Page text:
12. Ethically, the institutional ELCA conforms its individual and corporate ambitions to the attainment of its religiously disguised, secular-humanistic ideologies and ecclesial-political goals, observing no higher authority or power than the decisions orchestrated at its non-representative “churchwide” assemblies.
  13. Constitutionally, the institutional ELCA subordinates its stated acceptance of Scripture and the Lutheran Confessions to the dictates of its politically expedient agenda.
  14. Bureaucratically, the institutional ELCA squanders its resources on expanding its ecclesial and secular influence rather than spreading the unlimited and unvanquishable power of the gospel of Jesus Christ.
  15. Ecumenically, the institutional ELCA champions polity-oriented, institutional alliances based on the non-creedal ideology of “visible, organic unity” which contradicts the true unity of the church already embodied in Christ himself (Augsburg Confession - Article 7).
  16. Socio-politically, the institutional ELCA devises ever new ways to “cook and brew” together the kingdom of God and the kingdoms of the world, a speciality which Luther described as the devil’s work (M. Luther - WA 51:239).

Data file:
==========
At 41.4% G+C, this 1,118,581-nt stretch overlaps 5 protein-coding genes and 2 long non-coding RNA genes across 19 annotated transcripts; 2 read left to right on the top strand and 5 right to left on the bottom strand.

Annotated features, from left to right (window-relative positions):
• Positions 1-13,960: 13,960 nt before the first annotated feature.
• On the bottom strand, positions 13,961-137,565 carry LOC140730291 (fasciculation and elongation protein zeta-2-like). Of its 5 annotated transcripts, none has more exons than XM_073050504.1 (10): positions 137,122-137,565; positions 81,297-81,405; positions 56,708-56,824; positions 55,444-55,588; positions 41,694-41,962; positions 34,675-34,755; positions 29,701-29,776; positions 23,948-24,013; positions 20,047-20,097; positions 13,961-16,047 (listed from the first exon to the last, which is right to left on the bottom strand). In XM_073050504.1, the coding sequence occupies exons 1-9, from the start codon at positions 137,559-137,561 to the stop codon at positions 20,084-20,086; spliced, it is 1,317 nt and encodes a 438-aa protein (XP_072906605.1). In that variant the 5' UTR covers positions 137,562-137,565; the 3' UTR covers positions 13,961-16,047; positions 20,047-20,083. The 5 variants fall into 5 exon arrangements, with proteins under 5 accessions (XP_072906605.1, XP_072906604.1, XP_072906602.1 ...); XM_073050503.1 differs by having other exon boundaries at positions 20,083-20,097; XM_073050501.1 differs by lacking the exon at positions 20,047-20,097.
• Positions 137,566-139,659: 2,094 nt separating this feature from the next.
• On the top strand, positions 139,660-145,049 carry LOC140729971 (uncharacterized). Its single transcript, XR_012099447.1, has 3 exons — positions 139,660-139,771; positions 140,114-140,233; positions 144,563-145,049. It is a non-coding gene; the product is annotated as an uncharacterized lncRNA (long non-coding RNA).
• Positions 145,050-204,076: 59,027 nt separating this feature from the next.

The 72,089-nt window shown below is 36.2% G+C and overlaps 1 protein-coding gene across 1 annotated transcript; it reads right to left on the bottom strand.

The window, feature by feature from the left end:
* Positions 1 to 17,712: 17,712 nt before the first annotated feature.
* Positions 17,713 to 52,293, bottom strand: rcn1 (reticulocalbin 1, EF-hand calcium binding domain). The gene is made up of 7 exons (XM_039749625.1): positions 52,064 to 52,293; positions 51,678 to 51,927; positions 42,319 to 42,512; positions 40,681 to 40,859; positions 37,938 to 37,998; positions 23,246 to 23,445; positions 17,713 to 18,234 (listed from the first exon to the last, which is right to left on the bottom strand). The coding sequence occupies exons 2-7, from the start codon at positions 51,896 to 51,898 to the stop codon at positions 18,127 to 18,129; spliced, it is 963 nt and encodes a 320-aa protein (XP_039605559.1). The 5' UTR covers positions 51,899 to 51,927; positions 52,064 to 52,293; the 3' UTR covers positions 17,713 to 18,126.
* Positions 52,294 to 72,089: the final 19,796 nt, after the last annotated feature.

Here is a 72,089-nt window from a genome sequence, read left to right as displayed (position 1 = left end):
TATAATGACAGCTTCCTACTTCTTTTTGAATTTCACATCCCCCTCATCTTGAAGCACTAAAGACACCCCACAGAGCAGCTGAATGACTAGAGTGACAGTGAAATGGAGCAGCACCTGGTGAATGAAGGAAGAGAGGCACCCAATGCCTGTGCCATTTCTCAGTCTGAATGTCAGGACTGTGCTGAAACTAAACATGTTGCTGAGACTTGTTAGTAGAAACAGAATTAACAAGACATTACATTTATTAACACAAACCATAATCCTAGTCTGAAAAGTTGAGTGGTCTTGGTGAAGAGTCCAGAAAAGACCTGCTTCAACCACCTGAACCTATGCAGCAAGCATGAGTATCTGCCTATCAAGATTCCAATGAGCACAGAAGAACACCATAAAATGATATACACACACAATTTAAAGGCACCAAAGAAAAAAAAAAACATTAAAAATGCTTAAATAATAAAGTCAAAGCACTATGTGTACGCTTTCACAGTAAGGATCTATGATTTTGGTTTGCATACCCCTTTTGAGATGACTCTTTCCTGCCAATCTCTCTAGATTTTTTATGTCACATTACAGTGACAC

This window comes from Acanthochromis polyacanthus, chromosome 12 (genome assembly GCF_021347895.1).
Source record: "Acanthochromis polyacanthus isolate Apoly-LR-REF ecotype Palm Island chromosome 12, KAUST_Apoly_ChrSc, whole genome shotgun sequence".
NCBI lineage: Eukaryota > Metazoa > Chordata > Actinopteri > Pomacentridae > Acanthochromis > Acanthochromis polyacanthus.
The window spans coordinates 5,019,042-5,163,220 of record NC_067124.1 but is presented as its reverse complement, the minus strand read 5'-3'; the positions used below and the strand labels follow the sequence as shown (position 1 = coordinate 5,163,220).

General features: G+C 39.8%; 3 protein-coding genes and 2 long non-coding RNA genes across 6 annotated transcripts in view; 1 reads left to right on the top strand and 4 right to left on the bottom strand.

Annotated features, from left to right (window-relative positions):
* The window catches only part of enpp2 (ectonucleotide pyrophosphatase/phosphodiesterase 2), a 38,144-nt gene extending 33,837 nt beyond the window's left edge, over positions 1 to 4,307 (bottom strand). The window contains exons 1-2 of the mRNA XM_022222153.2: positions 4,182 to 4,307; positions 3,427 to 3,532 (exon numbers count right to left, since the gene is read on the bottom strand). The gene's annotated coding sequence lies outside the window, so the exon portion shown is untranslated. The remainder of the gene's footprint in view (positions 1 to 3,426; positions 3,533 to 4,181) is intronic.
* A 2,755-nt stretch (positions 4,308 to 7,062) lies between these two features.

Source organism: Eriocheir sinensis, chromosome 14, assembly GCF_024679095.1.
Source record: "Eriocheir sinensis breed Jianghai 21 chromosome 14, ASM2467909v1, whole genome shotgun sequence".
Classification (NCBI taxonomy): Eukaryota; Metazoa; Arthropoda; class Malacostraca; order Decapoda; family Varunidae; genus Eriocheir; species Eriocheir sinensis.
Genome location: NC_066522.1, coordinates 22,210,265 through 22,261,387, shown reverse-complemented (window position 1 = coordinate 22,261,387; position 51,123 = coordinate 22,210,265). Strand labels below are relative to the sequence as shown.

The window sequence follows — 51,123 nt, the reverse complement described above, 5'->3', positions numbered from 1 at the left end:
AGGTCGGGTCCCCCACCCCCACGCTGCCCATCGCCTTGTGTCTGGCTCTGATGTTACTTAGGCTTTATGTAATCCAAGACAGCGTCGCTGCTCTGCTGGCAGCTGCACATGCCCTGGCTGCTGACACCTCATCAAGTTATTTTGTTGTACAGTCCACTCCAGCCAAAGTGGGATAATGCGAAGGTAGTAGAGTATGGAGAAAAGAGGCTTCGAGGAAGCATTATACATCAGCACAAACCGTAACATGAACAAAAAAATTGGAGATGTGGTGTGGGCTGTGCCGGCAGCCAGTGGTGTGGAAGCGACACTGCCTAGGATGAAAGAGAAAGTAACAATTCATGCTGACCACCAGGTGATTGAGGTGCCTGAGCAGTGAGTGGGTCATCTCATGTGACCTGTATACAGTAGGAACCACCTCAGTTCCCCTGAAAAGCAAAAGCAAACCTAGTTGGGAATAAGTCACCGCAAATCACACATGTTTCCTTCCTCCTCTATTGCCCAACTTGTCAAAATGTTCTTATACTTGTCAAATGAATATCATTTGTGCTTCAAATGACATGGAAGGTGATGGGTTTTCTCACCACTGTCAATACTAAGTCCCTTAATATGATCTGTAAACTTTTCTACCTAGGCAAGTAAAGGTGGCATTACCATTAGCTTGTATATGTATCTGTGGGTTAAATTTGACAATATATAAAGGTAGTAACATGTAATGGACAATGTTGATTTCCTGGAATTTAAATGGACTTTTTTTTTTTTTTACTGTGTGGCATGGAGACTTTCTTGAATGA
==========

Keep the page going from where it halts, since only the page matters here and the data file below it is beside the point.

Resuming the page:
17. The political culture of the ELCA has been further exacerbated by the inception of a number of politically driven, self-styled “reform” groups.
  18. Like the institutional ELCA, some of these “reformist” groups also misappropriate biblical and Lutheran confessional terminology to mask their inherently political natures.
  19. Like the institutional ELCA, some of these “reformist” groups are willing to sacrifice biblical and Lutheran confessional principles in order to achieve their own ELCA-dependent, political agenda.
  20. Like the institutional ELCA, the ecclesial-political campaigns attempted by some of these “reformist” groups to “Remodel” the institutional ELCA have too often been simultaneously undermined by their superficial endeavours to “Reinvent” their public images and by their shameful efforts to “Repress” their internal critics.